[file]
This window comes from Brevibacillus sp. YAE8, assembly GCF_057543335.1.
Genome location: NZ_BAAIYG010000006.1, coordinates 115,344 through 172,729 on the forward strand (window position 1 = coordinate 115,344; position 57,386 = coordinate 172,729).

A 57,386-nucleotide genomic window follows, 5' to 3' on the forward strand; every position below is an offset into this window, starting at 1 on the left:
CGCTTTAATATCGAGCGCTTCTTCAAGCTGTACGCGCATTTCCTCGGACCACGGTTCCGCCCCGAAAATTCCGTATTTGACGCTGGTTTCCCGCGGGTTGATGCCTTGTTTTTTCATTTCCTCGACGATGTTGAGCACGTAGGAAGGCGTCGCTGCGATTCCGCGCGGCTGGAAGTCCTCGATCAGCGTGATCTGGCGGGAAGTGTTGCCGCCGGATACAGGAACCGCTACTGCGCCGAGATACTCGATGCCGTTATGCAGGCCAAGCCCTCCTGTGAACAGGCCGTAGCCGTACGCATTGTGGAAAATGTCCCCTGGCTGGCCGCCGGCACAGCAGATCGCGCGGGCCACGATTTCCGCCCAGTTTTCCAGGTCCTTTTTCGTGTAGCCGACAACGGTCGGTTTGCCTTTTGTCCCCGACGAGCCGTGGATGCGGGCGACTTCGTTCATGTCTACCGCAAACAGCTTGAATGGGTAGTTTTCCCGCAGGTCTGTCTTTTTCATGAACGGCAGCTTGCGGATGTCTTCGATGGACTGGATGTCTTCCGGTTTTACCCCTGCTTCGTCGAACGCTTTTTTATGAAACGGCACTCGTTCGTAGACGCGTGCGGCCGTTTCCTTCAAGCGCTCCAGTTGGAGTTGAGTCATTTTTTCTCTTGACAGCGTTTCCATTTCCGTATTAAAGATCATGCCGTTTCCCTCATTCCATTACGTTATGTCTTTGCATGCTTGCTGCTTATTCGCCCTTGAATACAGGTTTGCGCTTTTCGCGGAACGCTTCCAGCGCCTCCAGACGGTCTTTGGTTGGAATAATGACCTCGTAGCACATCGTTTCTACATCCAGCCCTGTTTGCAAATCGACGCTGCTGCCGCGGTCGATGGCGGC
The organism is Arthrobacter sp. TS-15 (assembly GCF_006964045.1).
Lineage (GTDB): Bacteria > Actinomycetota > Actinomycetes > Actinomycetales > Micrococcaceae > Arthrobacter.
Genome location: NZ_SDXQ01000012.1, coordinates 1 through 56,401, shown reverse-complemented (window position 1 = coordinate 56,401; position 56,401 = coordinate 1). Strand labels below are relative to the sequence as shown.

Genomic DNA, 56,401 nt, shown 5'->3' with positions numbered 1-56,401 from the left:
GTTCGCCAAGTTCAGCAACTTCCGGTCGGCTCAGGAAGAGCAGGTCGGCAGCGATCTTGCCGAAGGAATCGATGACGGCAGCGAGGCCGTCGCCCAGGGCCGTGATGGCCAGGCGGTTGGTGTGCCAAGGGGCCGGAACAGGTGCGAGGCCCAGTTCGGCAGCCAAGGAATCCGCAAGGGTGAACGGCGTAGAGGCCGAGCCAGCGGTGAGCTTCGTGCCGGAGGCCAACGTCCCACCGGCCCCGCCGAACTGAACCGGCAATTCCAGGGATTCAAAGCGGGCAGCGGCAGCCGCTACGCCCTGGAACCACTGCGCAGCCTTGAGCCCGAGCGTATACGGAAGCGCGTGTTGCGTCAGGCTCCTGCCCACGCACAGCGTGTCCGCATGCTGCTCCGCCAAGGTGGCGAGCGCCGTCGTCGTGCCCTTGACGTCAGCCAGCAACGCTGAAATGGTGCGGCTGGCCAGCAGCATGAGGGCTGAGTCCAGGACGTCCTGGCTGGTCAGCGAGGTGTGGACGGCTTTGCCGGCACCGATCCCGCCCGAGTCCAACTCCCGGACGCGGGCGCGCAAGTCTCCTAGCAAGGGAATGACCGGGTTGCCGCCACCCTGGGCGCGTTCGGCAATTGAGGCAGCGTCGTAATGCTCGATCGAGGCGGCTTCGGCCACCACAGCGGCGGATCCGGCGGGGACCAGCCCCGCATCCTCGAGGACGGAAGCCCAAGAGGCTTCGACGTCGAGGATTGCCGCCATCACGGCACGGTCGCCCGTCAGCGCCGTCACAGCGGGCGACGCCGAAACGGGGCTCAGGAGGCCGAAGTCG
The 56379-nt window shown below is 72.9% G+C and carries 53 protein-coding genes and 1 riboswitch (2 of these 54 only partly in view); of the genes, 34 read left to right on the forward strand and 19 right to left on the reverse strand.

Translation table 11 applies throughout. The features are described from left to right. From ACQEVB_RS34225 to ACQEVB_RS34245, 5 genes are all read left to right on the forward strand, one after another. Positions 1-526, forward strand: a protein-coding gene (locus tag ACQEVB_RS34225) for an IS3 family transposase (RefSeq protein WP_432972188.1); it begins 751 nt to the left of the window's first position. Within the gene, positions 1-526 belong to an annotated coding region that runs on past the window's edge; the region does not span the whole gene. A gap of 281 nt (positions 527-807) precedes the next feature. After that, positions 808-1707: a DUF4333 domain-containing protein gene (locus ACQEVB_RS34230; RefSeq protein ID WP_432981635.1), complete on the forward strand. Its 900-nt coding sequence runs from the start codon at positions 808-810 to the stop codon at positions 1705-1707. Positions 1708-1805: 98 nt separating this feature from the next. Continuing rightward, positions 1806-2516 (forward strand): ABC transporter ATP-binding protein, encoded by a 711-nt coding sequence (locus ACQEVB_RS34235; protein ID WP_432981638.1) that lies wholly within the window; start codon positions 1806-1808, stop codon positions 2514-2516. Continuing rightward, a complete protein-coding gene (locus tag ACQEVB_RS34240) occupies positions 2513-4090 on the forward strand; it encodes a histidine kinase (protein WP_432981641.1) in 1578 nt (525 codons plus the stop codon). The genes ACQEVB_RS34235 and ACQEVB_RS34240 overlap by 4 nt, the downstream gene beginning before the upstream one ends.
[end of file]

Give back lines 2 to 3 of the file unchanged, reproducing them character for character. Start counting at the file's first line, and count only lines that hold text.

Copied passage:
Genome location: NZ_BAAIYG010000006.1, coordinates 115,344 through 172,729 on the forward strand (window position 1 = coordinate 115,344; position 57,386 = coordinate 172,729).

A 57,386-nucleotide genomic window follows, 5' to 3' on the forward strand; every position below is an offset into this window, starting at 1 on the left: